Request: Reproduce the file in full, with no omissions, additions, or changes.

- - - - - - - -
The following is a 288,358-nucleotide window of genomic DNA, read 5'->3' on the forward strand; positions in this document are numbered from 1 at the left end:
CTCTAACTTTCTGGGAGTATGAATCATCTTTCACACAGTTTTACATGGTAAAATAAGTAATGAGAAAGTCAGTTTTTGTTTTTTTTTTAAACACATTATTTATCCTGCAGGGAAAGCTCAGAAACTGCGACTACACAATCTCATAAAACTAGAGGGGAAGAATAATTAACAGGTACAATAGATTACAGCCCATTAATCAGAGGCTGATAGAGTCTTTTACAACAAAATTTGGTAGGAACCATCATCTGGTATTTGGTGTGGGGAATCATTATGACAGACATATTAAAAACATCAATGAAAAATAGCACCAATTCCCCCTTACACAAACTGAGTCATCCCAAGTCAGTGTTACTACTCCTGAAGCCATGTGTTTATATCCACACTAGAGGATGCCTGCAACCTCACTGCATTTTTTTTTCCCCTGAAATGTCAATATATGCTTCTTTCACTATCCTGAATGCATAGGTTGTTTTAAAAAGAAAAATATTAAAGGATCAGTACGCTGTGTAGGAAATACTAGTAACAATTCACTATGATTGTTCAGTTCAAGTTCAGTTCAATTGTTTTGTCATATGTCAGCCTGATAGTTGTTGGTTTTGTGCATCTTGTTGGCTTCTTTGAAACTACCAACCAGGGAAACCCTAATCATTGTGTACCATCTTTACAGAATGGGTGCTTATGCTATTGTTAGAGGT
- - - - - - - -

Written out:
The following is a 288,358-nucleotide window of genomic DNA, read 5'->3' on the forward strand; positions in this document are numbered from 1 at the left end:
CTCTAACTTTCTGGGAGTATGAATCATCTTTCACACAGTTTTACATGGTAAAATAAGTAATGAGAAAGTCAGTTTTTGTTTTTTTTTTAAACACATTATTTATCCTGCAGGGAAAGCTCAGAAACTGCGACTACACAATCTCATAAAACTAGAGGGGAAGAATAATTAACAGGTACAATAGATTACAGCCCATTAATCAGAGGCTGATAGAGTCTTTTACAACAAAATTTGGTAGGAACCATCATCTGGTATTTGGTGTGGGGAATCATTATGACAGACATATTAAAAACATCAATGAAAAATAGCACCAATTCCCCCTTACACAAACTGAGTCATCCCAAGTCAGTGTTACTACTCCTGAAGCCATGTGTTTATATCCACACTAGAGGATGCCTGCAACCTCACTGCATTTTTTTTTCCCCTGAAATGTCAATATATGCTTCTTTCACTATCCTGAATGCATAGGTTGTTTTAAAAAGAAAAATATTAAAGGATCAGTACGCTGTGTAGGAAATACTAGTAACAATTCACTATGATTGTTCAGTTCAAGTTCAGTTCAATTGTTTTGTCATATGTCAGCCTGATAGTTGTTGGTTTTGTGCATCTTGTTGGCTTCTTTGAAACTACCAACCAGGGAAACCCTAATCATTGTGTACCATCTTTACAGAATGGGTGCTTATGCTATTGTTAGAGGT